Attorney-client privilege could shield law firms from being forced to reveal whether they steer clients to medical providers that unreasonably (or perhaps fraudulently) inflate medical bills for injury cases

An opinion issued by the Supreme Court of Florida in April touched on a mixture of long-time and more recently trending complaints about personal injury litigation in Florida and raised serious questions on what could be argued has become an industry of sorts. 

In Worley v. Central Florida Young Men's Christian Ass'n, Inc. 42 Fla. L. Weekly S443b (Fla., 2017), the Court examined practices by a large and very well-known Florida law firm (you've seen the billboards and likely heard the radio or television ads, as well) and the firms "network" of physicians and health care providers and how the firm advises its clients.  

In Worley, the allegations of the insurance company were essentially that the firm was steering clients (including perhaps those that did not ask for help seeking medical attention) to several health care providers that had a "cozy agreement" with the firm.  The insurance company argued that cozy relationship included the fact that health care providers provided care almost entirely on the basis of "letters of protection" (which means the facility agrees it will provide services with the hope of getting paid from the personal injury lawsuit and not the patient at the time of service) and that the bills generated for those services were extremely high (or, in some cases, potentially fraudulently high) compared to other providers in the area.  Implied in the claims by the insurer is the concept that these providers could be rendering these bills as part of a scheme to help the law firm increase damages for purposes of settlement or trial.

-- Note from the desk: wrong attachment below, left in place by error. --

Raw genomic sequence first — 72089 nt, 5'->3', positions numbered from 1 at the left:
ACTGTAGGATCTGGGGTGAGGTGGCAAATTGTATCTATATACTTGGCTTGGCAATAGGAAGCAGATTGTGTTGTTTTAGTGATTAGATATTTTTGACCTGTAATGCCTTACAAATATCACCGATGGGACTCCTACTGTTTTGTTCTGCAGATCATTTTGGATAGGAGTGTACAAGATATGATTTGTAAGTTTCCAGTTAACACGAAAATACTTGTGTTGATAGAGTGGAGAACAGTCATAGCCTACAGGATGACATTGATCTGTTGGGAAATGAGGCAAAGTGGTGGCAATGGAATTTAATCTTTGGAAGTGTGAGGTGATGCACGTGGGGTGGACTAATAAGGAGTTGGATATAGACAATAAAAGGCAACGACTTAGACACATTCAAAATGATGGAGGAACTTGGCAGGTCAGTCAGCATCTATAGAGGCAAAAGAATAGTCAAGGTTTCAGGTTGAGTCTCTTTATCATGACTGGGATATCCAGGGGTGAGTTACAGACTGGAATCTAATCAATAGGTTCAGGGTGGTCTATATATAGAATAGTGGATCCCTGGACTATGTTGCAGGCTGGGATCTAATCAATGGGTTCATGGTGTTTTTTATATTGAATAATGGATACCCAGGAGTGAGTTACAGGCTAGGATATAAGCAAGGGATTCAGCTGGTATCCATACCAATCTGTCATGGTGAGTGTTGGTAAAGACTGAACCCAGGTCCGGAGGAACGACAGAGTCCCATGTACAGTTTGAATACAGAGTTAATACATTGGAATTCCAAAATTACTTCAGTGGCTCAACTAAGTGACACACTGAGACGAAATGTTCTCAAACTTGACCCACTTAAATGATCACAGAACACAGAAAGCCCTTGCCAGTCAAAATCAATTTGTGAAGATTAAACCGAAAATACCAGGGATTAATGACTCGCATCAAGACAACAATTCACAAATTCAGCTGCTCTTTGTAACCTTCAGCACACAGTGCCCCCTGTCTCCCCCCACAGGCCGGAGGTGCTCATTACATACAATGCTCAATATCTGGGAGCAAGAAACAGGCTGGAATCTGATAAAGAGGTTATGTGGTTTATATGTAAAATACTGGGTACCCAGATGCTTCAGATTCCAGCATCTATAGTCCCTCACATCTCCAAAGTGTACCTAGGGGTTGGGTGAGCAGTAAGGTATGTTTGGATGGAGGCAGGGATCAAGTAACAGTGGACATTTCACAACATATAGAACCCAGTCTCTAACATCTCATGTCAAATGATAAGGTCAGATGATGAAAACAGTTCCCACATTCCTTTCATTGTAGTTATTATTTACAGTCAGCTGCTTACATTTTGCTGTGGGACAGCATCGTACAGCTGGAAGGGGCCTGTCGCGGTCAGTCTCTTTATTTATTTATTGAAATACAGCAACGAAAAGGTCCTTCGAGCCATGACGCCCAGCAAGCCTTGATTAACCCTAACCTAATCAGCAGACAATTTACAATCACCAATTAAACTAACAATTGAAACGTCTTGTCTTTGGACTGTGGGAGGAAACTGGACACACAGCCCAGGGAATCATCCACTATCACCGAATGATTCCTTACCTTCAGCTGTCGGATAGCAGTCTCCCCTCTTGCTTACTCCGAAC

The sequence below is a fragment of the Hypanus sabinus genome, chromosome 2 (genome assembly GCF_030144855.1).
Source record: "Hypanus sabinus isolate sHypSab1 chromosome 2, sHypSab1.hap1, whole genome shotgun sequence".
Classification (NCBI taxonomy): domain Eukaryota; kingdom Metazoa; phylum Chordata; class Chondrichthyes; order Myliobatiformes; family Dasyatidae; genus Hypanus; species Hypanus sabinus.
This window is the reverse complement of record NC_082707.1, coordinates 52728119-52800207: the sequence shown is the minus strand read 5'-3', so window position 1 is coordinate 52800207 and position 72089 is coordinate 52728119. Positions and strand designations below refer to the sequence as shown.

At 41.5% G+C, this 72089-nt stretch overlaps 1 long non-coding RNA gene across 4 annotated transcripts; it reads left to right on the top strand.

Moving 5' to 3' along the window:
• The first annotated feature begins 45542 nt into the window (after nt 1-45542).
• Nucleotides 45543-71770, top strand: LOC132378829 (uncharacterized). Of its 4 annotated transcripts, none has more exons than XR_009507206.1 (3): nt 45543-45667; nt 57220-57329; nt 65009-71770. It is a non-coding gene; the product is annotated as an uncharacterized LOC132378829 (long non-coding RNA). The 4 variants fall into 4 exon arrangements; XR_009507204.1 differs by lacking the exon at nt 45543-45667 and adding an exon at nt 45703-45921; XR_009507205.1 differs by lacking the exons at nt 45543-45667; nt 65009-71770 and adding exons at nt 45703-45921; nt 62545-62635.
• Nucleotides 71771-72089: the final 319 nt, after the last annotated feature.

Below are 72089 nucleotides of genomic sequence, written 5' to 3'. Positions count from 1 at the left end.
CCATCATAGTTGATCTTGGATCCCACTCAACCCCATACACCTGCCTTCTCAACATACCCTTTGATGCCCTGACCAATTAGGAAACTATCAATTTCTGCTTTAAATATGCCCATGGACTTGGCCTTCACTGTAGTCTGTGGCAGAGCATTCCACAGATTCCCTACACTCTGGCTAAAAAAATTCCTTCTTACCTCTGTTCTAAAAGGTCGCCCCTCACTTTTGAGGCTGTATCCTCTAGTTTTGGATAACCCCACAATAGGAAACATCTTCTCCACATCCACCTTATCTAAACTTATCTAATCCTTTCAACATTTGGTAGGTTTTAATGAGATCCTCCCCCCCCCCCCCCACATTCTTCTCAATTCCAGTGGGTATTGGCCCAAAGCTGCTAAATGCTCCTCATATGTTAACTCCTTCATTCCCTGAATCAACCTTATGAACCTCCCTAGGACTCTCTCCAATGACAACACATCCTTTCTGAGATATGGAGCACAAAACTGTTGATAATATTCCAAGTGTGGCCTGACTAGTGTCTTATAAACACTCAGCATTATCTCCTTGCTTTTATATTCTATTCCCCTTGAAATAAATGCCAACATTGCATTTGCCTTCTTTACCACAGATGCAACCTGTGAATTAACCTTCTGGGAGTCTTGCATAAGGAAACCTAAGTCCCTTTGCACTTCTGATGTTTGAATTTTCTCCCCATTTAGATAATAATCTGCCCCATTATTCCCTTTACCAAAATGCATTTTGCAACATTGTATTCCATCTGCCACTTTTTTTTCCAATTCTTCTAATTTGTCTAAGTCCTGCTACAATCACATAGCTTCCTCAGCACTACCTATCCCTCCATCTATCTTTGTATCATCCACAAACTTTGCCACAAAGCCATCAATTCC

The Supreme Court did not allow the insurer to do further discovery into the nature and extent of the relationship between it and the health care providers through the firm's client and further refused to allow inquiry into whether the firm "steered" the client to these providers.  This ruling may help keep the shroud in place which covers the potentially seedier side of financial relationships between some law firms and some medical providers in personal injury cases.  Some may argue that this ruling could embolden law firms to push the limits of ethical or legal behavior in relationships with care providers given the financial incentive to bend or break the rules and the protections from discovery that this ruling could yield.